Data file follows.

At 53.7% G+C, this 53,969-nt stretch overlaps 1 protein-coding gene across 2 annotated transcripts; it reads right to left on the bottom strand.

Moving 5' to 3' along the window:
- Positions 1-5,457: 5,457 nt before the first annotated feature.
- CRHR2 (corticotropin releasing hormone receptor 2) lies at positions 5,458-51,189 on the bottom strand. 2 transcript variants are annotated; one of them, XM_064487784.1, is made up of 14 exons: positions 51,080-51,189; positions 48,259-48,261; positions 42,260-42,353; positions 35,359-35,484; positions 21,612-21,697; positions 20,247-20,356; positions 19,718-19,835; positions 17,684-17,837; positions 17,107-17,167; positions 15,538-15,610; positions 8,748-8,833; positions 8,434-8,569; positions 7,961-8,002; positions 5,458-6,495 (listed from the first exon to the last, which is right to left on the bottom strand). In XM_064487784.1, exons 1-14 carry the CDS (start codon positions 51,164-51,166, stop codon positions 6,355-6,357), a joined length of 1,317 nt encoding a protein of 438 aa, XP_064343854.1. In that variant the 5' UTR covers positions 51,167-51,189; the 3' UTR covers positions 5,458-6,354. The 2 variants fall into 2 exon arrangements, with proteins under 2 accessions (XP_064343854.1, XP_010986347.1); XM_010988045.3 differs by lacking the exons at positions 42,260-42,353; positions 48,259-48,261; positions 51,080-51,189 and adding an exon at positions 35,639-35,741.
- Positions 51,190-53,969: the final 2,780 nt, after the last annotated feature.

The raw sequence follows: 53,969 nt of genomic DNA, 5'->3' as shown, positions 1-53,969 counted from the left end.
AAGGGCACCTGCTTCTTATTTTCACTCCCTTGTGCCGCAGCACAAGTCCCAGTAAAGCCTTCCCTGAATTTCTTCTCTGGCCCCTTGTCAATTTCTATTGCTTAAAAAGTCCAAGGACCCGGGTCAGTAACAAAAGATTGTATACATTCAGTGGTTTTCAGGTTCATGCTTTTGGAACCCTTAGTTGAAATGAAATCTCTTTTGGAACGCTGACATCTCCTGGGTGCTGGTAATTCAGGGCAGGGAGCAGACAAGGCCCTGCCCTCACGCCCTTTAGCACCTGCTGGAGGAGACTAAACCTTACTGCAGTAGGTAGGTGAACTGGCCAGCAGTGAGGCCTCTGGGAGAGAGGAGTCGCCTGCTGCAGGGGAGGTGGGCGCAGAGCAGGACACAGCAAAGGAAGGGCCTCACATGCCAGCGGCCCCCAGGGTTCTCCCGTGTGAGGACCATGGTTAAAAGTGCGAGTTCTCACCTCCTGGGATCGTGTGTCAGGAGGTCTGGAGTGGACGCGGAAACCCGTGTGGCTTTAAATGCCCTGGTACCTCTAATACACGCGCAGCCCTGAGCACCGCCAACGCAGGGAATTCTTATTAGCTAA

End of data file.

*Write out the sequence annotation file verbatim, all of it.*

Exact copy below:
At 53.7% G+C, this 53,969-nt stretch overlaps 1 protein-coding gene across 2 annotated transcripts; it reads right to left on the bottom strand.

Moving 5' to 3' along the window:
- Positions 1-5,457: 5,457 nt before the first annotated feature.
- CRHR2 (corticotropin releasing hormone receptor 2) lies at positions 5,458-51,189 on the bottom strand. 2 transcript variants are annotated; one of them, XM_064487784.1, is made up of 14 exons: positions 51,080-51,189; positions 48,259-48,261; positions 42,260-42,353; positions 35,359-35,484; positions 21,612-21,697; positions 20,247-20,356; positions 19,718-19,835; positions 17,684-17,837; positions 17,107-17,167; positions 15,538-15,610; positions 8,748-8,833; positions 8,434-8,569; positions 7,961-8,002; positions 5,458-6,495 (listed from the first exon to the last, which is right to left on the bottom strand). In XM_064487784.1, exons 1-14 carry the CDS (start codon positions 51,164-51,166, stop codon positions 6,355-6,357), a joined length of 1,317 nt encoding a protein of 438 aa, XP_064343854.1. In that variant the 5' UTR covers positions 51,167-51,189; the 3' UTR covers positions 5,458-6,354. The 2 variants fall into 2 exon arrangements, with proteins under 2 accessions (XP_064343854.1, XP_010986347.1); XM_010988045.3 differs by lacking the exons at positions 42,260-42,353; positions 48,259-48,261; positions 51,080-51,189 and adding an exon at positions 35,639-35,741.
- Positions 51,190-53,969: the final 2,780 nt, after the last annotated feature.

The raw sequence follows: 53,969 nt of genomic DNA, 5'->3' as shown, positions 1-53,969 counted from the left end.
AAGGGCACCTGCTTCTTATTTTCACTCCCTTGTGCCGCAGCACAAGTCCCAGTAAAGCCTTCCCTGAATTTCTTCTCTGGCCCCTTGTCAATTTCTATTGCTTAAAAAGTCCAAGGACCCGGGTCAGTAACAAAAGATTGTATACATTCAGTGGTTTTCAGGTTCATGCTTTTGGAACCCTTAGTTGAAATGAAATCTCTTTTGGAACGCTGACATCTCCTGGGTGCTGGTAATTCAGGGCAGGGAGCAGACAAGGCCCTGCCCTCACGCCCTTTAGCACCTGCTGGAGGAGACTAAACCTTACTGCAGTAGGTAGGTGAACTGGCCAGCAGTGAGGCCTCTGGGAGAGAGGAGTCGCCTGCTGCAGGGGAGGTGGGCGCAGAGCAGGACACAGCAAAGGAAGGGCCTCACATGCCAGCGGCCCCCAGGGTTCTCCCGTGTGAGGACCATGGTTAAAAGTGCGAGTTCTCACCTCCTGGGATCGTGTGTCAGGAGGTCTGGAGTGGACGCGGAAACCCGTGTGGCTTTAAATGCCCTGGTACCTCTAATACACGCGCAGCCCTGAGCACCGCCAACGCAGGGAATTCTTATTAGCTAA